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A Year with the Olympus OM-D E-M1 Mark III

In March 2020, I took a leap of faith and switched camera systems to the Olympus OM-D E-M1 Mark III. A year and several thousand frames later, here's how it has helped me to grow as a photographer.

Alex Roddie
Alex Roddie
17 min read
A Year with the Olympus OM-D E-M1 Mark III

Gear doesn’t matter, they say — until it does. After a few years of struggling with unreliable Fuji cameras, by the end of 2019 I was using two systems concurrently: the Sony a6300, and the Pentax K-3 II. Neither was doing everything I needed. The small and light Sony was pretty good for backpacking, but I simply hated the handling for wildlife photography, and this had put me off from the idea of investing in an expensive high-quality wildlife lens for the system (I was using an adapted manual telephoto prime instead, with all the downsides that entails). I couldn’t find a standard zoom that ticked every box for my mountain use, either. The standard 16-50mm pancake lens was ok, but images needed a lot of processing to make them look how I wanted. I’d tried the Zeiss 16-70mm and found it lacking; the 18-135mm looked good, but it wasn’t wide enough, and I was put off by the lack of weather sealing (I’d previously destroyed a non-sealed Fuji zoom lens in heavy rain, and didn’t want this factor to hold me back any more).

So, frustrated by the Sony, I’d bought the Pentax system and a 300mm f/4 lens for wildlife. This was relatively inexpensive, and worked ok at first, but continuous autofocus was terrible. I found bird-in-flight photography almost impossible with this setup. And the Pentax kit with standard zoom was far bigger and heavier than I’d find acceptable for mountain use.

One of the first successful wildlife images I created with the new system

When the Olympus OM-D E-M1 Mark III was announced in February 2020, it caught my attention. This camera promised pro-level performance in a compact, lightweight and weather-sealed body. It ticked absolutely every box on my list. The Olympus lens selection looked as if it had been personally tailored to my exact needs. I realised that I could consolidate my mismatched kit into a single system, and so I started boxing stuff up and putting it on eBay. The only real question mark was what disadvantages would come along with downsizing from an APS-C sensor to Micro 4/3, and if they would matter.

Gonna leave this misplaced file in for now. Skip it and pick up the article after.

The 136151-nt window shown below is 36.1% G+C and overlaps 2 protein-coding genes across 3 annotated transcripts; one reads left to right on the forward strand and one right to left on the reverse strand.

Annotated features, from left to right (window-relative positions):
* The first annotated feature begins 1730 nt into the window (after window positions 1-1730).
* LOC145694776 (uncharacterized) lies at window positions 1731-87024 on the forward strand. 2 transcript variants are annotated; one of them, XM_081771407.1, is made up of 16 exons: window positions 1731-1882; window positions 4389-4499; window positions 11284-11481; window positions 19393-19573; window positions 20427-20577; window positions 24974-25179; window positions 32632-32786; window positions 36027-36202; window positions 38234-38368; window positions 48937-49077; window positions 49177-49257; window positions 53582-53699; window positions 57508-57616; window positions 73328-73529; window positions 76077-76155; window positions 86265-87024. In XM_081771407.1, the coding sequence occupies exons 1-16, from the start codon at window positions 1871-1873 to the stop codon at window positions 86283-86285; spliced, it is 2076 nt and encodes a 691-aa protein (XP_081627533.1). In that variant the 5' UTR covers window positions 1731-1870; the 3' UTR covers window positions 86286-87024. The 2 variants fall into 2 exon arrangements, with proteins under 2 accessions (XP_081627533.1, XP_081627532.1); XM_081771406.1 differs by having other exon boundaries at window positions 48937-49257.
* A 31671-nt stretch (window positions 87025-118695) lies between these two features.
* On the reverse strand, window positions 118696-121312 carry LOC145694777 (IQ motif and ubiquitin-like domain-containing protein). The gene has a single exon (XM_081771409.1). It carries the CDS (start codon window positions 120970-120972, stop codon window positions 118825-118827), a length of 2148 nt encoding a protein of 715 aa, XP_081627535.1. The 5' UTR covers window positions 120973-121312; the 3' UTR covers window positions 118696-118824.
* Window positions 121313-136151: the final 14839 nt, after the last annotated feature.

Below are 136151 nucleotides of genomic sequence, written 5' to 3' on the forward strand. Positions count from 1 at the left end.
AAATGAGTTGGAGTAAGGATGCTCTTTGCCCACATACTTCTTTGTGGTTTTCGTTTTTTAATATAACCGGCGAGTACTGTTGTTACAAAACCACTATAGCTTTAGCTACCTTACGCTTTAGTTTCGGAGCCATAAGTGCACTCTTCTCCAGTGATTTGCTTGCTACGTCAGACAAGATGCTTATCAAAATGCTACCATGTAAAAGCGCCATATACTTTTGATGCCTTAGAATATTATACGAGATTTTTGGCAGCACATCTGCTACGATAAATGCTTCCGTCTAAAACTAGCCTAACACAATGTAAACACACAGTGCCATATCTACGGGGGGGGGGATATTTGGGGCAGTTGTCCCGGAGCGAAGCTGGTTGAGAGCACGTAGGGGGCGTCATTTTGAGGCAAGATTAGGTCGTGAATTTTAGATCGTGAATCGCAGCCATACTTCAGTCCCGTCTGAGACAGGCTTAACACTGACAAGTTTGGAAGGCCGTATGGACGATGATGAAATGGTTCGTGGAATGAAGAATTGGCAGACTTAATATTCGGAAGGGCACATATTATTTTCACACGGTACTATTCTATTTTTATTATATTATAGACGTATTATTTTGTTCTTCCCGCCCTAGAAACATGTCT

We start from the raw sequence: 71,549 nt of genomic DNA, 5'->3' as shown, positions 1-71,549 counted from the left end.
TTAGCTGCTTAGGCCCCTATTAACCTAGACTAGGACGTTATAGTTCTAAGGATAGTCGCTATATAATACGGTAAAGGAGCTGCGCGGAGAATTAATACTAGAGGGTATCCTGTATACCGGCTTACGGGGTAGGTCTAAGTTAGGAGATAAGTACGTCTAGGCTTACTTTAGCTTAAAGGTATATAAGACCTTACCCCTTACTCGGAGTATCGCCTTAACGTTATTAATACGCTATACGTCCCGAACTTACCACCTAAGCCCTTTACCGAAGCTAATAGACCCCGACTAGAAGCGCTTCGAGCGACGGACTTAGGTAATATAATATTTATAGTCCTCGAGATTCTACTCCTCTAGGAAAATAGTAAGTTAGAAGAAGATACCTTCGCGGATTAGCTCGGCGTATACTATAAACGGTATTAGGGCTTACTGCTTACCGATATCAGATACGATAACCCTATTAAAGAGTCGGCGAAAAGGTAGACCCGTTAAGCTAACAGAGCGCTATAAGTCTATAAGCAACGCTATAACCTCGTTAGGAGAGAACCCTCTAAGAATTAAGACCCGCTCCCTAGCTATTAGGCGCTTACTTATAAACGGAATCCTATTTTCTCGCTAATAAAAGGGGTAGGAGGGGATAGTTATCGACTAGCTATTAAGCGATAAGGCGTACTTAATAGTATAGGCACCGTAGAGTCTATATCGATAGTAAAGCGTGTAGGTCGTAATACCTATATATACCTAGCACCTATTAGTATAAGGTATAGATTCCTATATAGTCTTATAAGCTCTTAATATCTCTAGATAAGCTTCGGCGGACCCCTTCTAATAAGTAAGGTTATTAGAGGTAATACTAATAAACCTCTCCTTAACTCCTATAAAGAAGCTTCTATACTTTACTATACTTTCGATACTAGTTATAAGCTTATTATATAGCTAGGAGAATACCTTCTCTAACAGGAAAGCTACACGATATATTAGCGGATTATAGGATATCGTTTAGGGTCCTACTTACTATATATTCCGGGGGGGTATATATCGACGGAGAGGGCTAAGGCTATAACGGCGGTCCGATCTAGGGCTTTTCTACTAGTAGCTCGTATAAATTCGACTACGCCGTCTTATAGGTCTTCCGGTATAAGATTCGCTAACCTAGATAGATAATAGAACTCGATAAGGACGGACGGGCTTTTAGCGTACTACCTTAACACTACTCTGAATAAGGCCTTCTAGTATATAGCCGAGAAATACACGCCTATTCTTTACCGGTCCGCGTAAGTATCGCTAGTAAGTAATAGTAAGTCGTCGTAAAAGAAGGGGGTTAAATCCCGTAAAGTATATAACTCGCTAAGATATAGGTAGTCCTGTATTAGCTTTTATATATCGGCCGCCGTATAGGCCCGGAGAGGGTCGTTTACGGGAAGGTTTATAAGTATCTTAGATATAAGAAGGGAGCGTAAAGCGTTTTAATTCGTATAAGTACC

In the first week of March 2020 I received my new kit. I’d spent a small fortune on it, but I was hopeful that it would solve all of my problems.

And do you know what? With a few minor caveats, it did — and it continues to do so.

I am not sponsored by Olympus, and they didn’t send me any of this kit for free. I spent my own pennies on it. Take my opinions for what they are worth. Oh, and the images in this piece have been resized and compressed for the web.

The good stuff

Design and handling

It handles well. There is a nice big finger grip at the front and a good thumb grip. I can dangle it between thumb and forefinger with the 300mm lens attached. The controls are a heck of a lot better than the Sony’s: you get two real free-spinning dials with good tactile response, loads of customisable buttons, and a focus joystick. There’s no top LCD for settings like on the Pentax, but I can’t say I miss it.

The LCD is the fully articulating type, and it’s a touchscreen. I immediately turned off the touch functionality and usually use the camera with the screen turned inwards, as I rarely use it. Having it able to fully articulate is very useful for some purposes on a tripod, though.

The camera has two SD card slots behind a very secure latch. I have it set up to write to both cards at once (which provides a backup).

Image quality at low ISOs

IQ often has more to do with the lens in front of the sensor than the sensor itself, and I’ll get to lenses in a bit, but I will say that up to around ISO 800 the image quality is excellent — certainly more than good enough for my modest needs. Even at 1600 it’s usually very good. Better, in fact, than my (2015) Pentax K-3 II with its APS-C sensor. Dynamic range is much better than I was expecting, too — again, better than the older Pentax.

Only at higher ISOs do things fall apart a bit, but below 1600 it compares very favourably indeed with older cameras I’d used before.